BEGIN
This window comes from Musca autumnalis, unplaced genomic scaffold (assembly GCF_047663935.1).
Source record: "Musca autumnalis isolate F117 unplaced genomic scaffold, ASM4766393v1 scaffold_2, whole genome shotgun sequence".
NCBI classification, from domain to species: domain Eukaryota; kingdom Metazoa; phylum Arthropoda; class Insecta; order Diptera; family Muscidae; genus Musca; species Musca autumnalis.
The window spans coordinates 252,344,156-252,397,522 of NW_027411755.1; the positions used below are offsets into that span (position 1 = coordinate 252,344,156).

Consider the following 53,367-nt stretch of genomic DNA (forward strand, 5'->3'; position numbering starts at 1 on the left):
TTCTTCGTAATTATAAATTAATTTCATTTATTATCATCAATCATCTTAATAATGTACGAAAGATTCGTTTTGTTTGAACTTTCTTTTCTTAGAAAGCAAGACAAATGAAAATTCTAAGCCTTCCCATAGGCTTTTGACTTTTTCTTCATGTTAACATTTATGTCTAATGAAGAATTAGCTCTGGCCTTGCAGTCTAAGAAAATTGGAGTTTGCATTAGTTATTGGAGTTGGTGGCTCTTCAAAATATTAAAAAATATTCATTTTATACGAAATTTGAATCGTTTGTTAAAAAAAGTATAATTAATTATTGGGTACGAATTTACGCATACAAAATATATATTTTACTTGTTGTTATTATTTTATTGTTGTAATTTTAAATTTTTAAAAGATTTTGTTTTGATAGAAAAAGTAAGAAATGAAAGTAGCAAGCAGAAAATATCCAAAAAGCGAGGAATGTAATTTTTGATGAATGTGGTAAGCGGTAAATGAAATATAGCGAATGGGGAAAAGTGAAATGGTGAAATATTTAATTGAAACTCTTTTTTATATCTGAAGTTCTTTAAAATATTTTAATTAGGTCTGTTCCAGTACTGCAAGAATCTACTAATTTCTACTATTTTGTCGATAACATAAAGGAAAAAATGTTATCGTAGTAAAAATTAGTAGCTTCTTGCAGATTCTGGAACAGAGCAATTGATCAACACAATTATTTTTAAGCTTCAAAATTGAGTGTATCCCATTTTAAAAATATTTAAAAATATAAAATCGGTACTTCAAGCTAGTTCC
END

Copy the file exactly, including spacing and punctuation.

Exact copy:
This window comes from Musca autumnalis, unplaced genomic scaffold (assembly GCF_047663935.1).
Source record: "Musca autumnalis isolate F117 unplaced genomic scaffold, ASM4766393v1 scaffold_2, whole genome shotgun sequence".
NCBI classification, from domain to species: domain Eukaryota; kingdom Metazoa; phylum Arthropoda; class Insecta; order Diptera; family Muscidae; genus Musca; species Musca autumnalis.
The window spans coordinates 252,344,156-252,397,522 of NW_027411755.1; the positions used below are offsets into that span (position 1 = coordinate 252,344,156).

Consider the following 53,367-nt stretch of genomic DNA (forward strand, 5'->3'; position numbering starts at 1 on the left):
TTCTTCGTAATTATAAATTAATTTCATTTATTATCATCAATCATCTTAATAATGTACGAAAGATTCGTTTTGTTTGAACTTTCTTTTCTTAGAAAGCAAGACAAATGAAAATTCTAAGCCTTCCCATAGGCTTTTGACTTTTTCTTCATGTTAACATTTATGTCTAATGAAGAATTAGCTCTGGCCTTGCAGTCTAAGAAAATTGGAGTTTGCATTAGTTATTGGAGTTGGTGGCTCTTCAAAATATTAAAAAATATTCATTTTATACGAAATTTGAATCGTTTGTTAAAAAAAGTATAATTAATTATTGGGTACGAATTTACGCATACAAAATATATATTTTACTTGTTGTTATTATTTTATTGTTGTAATTTTAAATTTTTAAAAGATTTTGTTTTGATAGAAAAAGTAAGAAATGAAAGTAGCAAGCAGAAAATATCCAAAAAGCGAGGAATGTAATTTTTGATGAATGTGGTAAGCGGTAAATGAAATATAGCGAATGGGGAAAAGTGAAATGGTGAAATATTTAATTGAAACTCTTTTTTATATCTGAAGTTCTTTAAAATATTTTAATTAGGTCTGTTCCAGTACTGCAAGAATCTACTAATTTCTACTATTTTGTCGATAACATAAAGGAAAAAATGTTATCGTAGTAAAAATTAGTAGCTTCTTGCAGATTCTGGAACAGAGCAATTGATCAACACAATTATTTTTAAGCTTCAAAATTGAGTGTATCCCATTTTAAAAATATTTAAAAATATAAAATCGGTACTTCAAGCTAGTTCC